II Timothy 3:1-5

            “This know also, that in the last days perilous times shall come. For men shall be lovers of their own selves, covetous, boasters, proud, blasphemers, disobedient to parents, unthankful, unholy, without natural affection, trucebreakers, false accusers, incontinent, fierce, despisers of those that are good. Traitors, heady, highminded, lovers of pleasures more than lovers of god; Having a form of godliness, but denying the power thereof: From such turn away.”

After reading this, I was reminded of a remark I heard which stated that religion should not get in the way of having some fun and restrict us. Paul speaks very strongly here to such an opinion.

I was glad to think that such a view is not that of our people in the Protestant Reformed churches, but I thought I would look a little deeper. I remembered how we are often disappointed at the Protestant Reformed stand on movies. Movies look very interesting, entertaining, and we could even say intellectual, but we are forbidden to watch them. Television is even thought badly of, but fortunately most of us have at least two. Rock music is constantly attacked but we have our stereos, records, and tapes. Dancing looks like fun, and is “the way” to pick up girls at the bars, but we are not allowed to go. We are turned down from jobs because we can’t work Sundays, even if it were only once a month. Dating has all it’s do’s and don’ts and we sure seem to hear enough about that.

It seems that every time we want to have some fun our Protestant Reformed rules are always holding us back. It isn’t so much our respect for our faith, as the fear of punishment that keeps us in line. We certainly would not say that religion ought not interfere with our fun, but it looks like we live that way. Our faith seems to keep getting in our way. But which do we follow? After all, what are a few movies, T.V., and some bars? We don’t steal and are not on drugs. We don’t do anything that bad. Let’s look at the positive points. We go to our Christian schools, even if we think they take all that religious stuff and Christian discipline a little too seriously. We go to society and sleep, or sometimes discuss the material. Of course we don’t prepare for society, but nobody does. We go to church twice every Sunday, even if it is a little long and sometimes boring. Take last Sunday for instance, the sermon was about…oh, well, it was boring anyhow.

We say it is important to have all our doctrines and are proud to boast about them. We say we work hard to follow our church laws and seem to keep our doctrines clean but dusting and polishing them as trophies. But then again, the Pharisees were proud of their law-keeping too.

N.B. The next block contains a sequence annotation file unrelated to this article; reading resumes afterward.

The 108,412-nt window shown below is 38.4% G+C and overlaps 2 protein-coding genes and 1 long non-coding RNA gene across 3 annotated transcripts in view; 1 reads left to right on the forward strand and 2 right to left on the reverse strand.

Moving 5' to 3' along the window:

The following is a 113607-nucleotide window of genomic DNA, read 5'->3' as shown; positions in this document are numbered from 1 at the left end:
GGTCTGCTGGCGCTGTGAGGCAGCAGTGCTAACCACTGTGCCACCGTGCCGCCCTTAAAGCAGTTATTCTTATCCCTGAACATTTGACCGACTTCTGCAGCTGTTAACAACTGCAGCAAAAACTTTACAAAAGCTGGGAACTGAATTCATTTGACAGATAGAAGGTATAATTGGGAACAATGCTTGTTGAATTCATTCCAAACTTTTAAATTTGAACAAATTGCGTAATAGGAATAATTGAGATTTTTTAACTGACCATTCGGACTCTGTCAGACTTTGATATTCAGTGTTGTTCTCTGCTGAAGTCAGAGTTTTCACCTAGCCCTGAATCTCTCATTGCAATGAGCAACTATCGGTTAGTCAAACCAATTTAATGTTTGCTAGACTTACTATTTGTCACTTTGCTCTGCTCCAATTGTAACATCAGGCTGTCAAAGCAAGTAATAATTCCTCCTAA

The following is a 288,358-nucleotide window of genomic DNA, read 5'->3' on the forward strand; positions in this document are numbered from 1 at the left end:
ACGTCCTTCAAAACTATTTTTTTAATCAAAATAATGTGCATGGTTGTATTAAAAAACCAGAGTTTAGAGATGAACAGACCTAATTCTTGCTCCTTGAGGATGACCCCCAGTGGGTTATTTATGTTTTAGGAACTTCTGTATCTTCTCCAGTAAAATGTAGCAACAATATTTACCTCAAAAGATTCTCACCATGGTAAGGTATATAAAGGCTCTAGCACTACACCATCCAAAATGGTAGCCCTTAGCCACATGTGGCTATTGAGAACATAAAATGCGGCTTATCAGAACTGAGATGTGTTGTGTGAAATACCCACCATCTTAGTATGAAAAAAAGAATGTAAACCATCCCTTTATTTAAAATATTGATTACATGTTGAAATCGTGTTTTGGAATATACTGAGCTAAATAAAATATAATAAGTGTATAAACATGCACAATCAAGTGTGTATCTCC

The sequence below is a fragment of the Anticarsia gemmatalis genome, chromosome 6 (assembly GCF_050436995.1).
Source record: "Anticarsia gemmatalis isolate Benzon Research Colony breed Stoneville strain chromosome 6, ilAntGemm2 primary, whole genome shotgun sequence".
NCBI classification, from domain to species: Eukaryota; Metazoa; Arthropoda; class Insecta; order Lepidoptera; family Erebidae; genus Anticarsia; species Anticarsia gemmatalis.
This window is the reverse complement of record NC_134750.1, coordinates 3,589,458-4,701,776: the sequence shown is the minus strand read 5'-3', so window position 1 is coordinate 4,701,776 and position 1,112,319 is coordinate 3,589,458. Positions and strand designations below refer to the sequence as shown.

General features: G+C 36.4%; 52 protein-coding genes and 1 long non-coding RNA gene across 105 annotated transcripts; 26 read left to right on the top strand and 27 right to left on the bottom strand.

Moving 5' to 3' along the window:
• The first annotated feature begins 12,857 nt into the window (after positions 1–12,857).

We can only ask and answer for ourselves. Are we lovers of pleasure and that which we want for ourselves? Or are we truly lovers of God who not only know His ways but strive to walk in them?

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The book of Proverbs was written by King Solomon to his young adult son. Solomon’s purpose in writing Proverbs was “that the generation to come might know them [God’s wonderful works]…that they might set their hope in God, and not forget the works of God, but keep his commandments” (Ps. 78:6–7). Throughout the book, Solomon […]

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The group of churches that John writes to in this trio of epistles had recently experienced a split because of doctrinal controversy. We do not know the exact content of the error that these false teachers were spreading, but it is apparent from John’s writing that their teaching somehow denied the truth of the incarnation—that […]

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Jael: An Example of Christian Warfare

This article was originally presented as a speech at a Protestant Reformed mini convention held at Quaker Haven Camp in August 2021. Jael lived during the era of the judges. Deborah the prophetess was the judge who served Israel at the time of Jael. During this time, the Canaanites under the rule of king Jabin […]

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Indiana Mini Convention Review 2021

One of this year’s “mini conventions” was hosted by Grace and Grandville Protestant Reformed Churches at Quaker Haven Camp. Located just over two hours away in northern Indiana, the camp was a perfect fit for the 120 kids and 15 chaperones who attended. A total of twelve different churches were represented: Byron Center, Faith, First […]

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Editorial, November 2021: Catechism Season

At the point that this edition of Beacon Lights arrives in the homes of our subscribers, most young people in the Protestant Reformed Churches will have been sitting under the catechism instruction of their pastor or elders for more than a month. If our readers are honest, that observation probably comes with a (quiet) sigh […]

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Tennessee Young People’s Retreat 2021

The 2021 Tennessee young people’s retreat was held August 9 to 13 by Providence, Hudsonville, Unity, and First (Holland) Protestant Reformed Churches. The retreat took place at Eagle Rock Retreat Center in the city of Tallassee. It was about an eleven-hour drive, give or take a bit due to stops for food and restrooms. Though […]

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